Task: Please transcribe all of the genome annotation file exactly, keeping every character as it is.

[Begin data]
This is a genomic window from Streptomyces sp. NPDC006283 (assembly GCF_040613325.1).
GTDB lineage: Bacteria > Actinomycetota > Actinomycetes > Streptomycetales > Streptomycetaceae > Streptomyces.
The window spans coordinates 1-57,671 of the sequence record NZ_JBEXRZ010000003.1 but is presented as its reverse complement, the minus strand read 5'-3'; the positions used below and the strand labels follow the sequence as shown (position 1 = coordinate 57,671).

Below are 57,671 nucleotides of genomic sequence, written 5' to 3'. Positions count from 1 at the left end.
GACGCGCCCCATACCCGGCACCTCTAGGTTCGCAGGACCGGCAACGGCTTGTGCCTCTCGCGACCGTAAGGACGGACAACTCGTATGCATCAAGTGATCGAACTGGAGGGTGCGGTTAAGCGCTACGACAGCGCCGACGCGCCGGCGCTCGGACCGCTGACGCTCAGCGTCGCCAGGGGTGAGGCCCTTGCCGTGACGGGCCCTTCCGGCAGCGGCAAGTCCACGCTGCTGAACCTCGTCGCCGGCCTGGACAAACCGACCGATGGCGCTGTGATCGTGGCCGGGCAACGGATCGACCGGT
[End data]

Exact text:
This is a genomic window from Streptomyces sp. NPDC006283 (assembly GCF_040613325.1).
GTDB lineage: Bacteria > Actinomycetota > Actinomycetes > Streptomycetales > Streptomycetaceae > Streptomyces.
The window spans coordinates 1-57,671 of the sequence record NZ_JBEXRZ010000003.1 but is presented as its reverse complement, the minus strand read 5'-3'; the positions used below and the strand labels follow the sequence as shown (position 1 = coordinate 57,671).

Below are 57,671 nucleotides of genomic sequence, written 5' to 3'. Positions count from 1 at the left end.
GACGCGCCCCATACCCGGCACCTCTAGGTTCGCAGGACCGGCAACGGCTTGTGCCTCTCGCGACCGTAAGGACGGACAACTCGTATGCATCAAGTGATCGAACTGGAGGGTGCGGTTAAGCGCTACGACAGCGCCGACGCGCCGGCGCTCGGACCGCTGACGCTCAGCGTCGCCAGGGGTGAGGCCCTTGCCGTGACGGGCCCTTCCGGCAGCGGCAAGTCCACGCTGCTGAACCTCGTCGCCGGCCTGGACAAACCGACCGATGGCGCTGTGATCGTGGCCGGGCAACGGATCGACCGGT